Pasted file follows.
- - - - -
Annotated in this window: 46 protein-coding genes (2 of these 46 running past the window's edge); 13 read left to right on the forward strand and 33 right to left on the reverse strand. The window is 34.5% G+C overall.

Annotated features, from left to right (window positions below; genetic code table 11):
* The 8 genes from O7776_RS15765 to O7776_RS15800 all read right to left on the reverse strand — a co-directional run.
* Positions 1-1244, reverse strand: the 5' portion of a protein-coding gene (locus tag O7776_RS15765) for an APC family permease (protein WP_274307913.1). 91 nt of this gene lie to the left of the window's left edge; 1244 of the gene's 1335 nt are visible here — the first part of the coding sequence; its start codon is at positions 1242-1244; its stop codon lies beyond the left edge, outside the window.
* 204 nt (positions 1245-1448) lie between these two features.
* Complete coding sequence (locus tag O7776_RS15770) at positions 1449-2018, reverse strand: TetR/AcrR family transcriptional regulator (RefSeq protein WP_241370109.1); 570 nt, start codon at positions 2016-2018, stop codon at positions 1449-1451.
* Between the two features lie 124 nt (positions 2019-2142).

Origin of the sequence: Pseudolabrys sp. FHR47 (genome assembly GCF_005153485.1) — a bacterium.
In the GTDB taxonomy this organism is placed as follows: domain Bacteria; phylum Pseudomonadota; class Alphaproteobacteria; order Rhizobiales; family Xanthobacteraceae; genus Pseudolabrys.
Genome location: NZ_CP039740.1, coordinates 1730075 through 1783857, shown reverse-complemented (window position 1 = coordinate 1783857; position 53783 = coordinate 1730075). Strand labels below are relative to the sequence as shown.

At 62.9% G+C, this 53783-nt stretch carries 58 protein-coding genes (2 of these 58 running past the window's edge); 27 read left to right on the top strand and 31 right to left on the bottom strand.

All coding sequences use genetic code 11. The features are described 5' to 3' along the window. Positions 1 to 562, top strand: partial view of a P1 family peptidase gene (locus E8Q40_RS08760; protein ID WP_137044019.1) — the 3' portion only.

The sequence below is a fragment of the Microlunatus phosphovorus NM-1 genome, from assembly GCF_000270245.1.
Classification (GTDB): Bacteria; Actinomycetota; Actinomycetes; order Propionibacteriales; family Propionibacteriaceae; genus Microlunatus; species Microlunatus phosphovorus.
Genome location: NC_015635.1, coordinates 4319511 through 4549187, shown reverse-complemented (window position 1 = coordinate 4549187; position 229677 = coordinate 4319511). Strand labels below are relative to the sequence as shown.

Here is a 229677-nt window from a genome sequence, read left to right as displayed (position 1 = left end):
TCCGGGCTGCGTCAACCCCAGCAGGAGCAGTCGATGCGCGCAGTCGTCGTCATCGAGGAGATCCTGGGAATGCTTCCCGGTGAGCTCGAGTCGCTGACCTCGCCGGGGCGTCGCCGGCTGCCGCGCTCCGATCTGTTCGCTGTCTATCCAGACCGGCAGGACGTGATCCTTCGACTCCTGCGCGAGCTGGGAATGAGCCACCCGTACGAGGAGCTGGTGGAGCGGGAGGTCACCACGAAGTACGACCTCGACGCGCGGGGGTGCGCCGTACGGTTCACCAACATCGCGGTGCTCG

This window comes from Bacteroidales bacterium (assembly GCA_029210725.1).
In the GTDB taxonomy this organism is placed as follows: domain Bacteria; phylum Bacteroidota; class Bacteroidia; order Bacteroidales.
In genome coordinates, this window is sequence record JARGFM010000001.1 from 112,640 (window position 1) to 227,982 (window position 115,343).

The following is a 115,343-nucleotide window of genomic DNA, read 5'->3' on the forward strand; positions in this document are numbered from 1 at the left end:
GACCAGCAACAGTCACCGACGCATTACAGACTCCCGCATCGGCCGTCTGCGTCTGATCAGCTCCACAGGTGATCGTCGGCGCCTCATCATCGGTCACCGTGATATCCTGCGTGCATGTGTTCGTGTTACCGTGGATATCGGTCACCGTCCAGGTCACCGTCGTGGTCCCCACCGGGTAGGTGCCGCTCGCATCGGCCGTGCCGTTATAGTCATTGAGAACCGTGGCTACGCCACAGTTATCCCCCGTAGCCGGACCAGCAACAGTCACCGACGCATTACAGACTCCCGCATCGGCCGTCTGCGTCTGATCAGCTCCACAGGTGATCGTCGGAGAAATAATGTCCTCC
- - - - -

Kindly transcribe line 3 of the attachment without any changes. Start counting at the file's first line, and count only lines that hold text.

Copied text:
* The 8 genes from O7776_RS15765 to O7776_RS15800 all read right to left on the reverse strand — a co-directional run.